14 SES 04 A, Schooling in Rural/Urban Context I
Parallel Paper Session
Many authors (e.g. Woessmann et al. 2009; Woessmann 2008, Betts and Roemer2007) agree that the educational achievement of students should be independent of their family socioeconomic background. In this concept the educational inequality should be tolerated only if it results from differences in effort, not if it reflects circumstances that are beyond a person’s control – including the socioeconomic background of their parents, peer effects or teacher effects. At the same time, education policy has shifted more towards choice policies in the European systems, by aiming for efficiency it has unintentionally created more inequality. The effect of the choice on equity is hotly debated in empirical and theoretical literature. It is shown in many cases (Australia (Narodowski 2002), Germany (Riedel et al. 2009), various US cities (Lankfort and Wyckoff 2001; Bifulco et al. 2009), England (West 2006; Burgess et al. 2006), and even Finland (Seppänen 2006, 2003)) that choice tends to cumulate better socio-economic background students into certain schools, creating not only positive peer effects, but also a negative externality to the disadvantaged students. Uncontrolled choice has increased ethnic and social segregation that can cause even more social costs than residential segregation (Bifulco et al. 2009). Furthermore, due to limited economic, cultural and social resources school choice tends to constrain disadvantaged families from practicing choice.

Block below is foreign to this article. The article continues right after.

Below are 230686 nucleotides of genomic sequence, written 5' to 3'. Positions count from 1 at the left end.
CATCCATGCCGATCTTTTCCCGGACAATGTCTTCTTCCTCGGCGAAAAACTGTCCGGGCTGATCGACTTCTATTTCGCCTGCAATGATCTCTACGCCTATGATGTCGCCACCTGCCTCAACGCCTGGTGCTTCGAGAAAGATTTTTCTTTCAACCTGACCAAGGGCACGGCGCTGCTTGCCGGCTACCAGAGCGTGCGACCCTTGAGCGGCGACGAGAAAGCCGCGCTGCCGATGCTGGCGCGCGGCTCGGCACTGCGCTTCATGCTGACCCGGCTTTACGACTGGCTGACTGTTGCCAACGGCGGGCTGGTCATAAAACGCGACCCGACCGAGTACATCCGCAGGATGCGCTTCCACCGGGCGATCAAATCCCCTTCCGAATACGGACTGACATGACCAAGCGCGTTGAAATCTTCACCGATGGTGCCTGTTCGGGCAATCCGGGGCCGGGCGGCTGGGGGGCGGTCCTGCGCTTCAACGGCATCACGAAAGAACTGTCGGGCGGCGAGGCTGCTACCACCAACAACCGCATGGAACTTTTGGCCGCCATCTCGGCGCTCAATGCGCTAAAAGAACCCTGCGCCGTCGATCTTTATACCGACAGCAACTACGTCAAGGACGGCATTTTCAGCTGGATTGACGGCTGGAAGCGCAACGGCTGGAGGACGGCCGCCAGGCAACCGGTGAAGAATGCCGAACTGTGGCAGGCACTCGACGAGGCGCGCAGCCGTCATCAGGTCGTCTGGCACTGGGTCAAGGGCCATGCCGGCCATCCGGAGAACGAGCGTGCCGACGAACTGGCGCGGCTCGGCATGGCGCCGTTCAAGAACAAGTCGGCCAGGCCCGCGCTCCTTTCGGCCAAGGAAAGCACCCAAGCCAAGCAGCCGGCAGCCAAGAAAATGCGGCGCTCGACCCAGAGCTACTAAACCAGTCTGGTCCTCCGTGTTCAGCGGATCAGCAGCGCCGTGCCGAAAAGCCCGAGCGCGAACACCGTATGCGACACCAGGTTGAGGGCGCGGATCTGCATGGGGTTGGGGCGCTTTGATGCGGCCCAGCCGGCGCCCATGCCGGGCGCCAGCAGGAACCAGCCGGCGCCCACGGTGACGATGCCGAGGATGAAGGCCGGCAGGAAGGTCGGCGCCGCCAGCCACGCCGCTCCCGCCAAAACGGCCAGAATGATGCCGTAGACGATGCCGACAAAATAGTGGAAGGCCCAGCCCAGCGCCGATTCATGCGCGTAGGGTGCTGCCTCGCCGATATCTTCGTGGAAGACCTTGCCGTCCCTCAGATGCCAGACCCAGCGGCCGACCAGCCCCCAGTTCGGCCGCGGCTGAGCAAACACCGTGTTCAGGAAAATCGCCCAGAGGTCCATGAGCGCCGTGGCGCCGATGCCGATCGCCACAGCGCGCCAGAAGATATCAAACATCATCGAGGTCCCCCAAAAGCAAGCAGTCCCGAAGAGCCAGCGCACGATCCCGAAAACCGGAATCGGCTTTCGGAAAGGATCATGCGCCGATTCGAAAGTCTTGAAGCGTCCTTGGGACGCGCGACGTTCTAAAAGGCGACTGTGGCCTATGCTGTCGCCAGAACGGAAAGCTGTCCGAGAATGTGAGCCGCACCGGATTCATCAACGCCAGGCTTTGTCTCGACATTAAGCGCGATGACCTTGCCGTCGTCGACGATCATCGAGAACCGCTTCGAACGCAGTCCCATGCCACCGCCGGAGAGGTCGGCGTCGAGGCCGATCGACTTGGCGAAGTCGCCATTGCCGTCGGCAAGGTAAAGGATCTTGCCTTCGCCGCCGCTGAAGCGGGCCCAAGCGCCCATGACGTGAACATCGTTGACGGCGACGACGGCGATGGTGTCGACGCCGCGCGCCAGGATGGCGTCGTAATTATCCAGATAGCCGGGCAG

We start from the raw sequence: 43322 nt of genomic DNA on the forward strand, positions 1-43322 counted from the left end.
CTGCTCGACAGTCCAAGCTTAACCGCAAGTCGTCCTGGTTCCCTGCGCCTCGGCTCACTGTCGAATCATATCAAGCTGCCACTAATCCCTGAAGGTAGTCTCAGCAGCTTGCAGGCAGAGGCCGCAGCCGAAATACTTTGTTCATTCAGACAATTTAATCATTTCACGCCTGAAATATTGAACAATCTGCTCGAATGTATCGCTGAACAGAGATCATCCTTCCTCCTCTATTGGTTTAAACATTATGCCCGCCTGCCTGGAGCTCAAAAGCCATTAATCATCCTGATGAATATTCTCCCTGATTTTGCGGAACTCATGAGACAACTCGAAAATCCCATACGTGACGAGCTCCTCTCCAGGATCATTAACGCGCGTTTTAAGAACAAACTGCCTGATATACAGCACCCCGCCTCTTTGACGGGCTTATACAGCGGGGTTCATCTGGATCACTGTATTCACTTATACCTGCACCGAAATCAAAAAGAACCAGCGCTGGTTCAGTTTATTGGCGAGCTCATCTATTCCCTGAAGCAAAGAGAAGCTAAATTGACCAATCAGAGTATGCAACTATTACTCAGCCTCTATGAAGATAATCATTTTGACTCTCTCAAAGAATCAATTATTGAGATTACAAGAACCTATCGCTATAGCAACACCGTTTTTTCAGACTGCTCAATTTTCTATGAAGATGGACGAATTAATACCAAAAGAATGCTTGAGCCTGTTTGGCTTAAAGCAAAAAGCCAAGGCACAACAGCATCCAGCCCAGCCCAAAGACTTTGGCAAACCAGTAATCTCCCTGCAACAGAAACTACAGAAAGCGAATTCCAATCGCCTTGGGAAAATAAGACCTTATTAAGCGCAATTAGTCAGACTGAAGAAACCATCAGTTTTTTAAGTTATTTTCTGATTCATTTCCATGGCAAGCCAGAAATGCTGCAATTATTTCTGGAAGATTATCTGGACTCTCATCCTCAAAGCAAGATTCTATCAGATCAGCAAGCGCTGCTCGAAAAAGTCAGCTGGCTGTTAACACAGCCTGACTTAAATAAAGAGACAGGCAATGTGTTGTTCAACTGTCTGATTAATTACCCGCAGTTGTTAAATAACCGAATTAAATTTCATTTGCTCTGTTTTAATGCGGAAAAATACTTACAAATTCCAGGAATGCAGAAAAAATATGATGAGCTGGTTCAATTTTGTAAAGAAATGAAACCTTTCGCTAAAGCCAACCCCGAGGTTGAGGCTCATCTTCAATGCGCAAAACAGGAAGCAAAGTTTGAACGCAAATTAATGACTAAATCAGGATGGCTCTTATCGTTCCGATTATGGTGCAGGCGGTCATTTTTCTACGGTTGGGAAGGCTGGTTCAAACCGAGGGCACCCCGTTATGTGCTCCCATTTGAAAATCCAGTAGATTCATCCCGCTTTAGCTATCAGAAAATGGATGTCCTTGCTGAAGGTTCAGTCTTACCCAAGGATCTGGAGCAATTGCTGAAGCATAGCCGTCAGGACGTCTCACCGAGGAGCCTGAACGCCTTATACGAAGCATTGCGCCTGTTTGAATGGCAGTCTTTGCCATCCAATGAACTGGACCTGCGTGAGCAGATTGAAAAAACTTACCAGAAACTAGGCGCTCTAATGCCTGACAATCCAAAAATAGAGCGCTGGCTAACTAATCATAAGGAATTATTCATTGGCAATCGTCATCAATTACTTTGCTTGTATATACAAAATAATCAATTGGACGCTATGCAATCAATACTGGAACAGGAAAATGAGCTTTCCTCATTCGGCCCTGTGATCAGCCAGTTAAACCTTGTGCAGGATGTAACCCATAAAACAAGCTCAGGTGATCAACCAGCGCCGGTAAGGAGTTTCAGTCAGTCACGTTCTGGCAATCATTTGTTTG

The Estonian education system, having its roots in both the elitist pre-World War II and the egalitarian soviet post-World War II, previously relied on a catchment area based model with some exceptional specialised extra curricula schools. After the gradual changes in education policy concerning school choice, an increasing degree of urban families are investing more time and other limited resources into the pre-training processes of their children. Moreover, we see that schools that are highly selective in entrance concentrate high-SES students into an oases in the limited number of downtown schools. Thus, we are studying the consequences of latent school choice development in Estonia. We show that as a result of incremental latent changes, individual educational returns become significantly dependent from the socioeconomic background characteristics. Furthermore, we indicate that these returns are reliant on institutional characteristics, like peer effects, which are enforced by ability selection to the primary level of education. These changes have been the result of recent amendments of policy towards more choice, allowing school autonomy in selecting their intake, without any centrally designed or controlled criteria.
We operationalize student educational returns by using the PISA 2009 disaggregated dataset. 4727 observations are available, however missing data cannot be imputed, and thus the actual number of observations is smaller. Independent variables are also taken from PISA: background characteristics are measured by eleven dimensions i.e. single parenthood, parents’ job status and country of birth, language at home, home possessions. The independent school effect is operationalized by ownership (private or public), admission criteria, extra curriculum activities, existence of standardised testing and language. We also control for the educational resources at home, gender, pre-primary education, reading pleasure, out of school training and relations with teachers.
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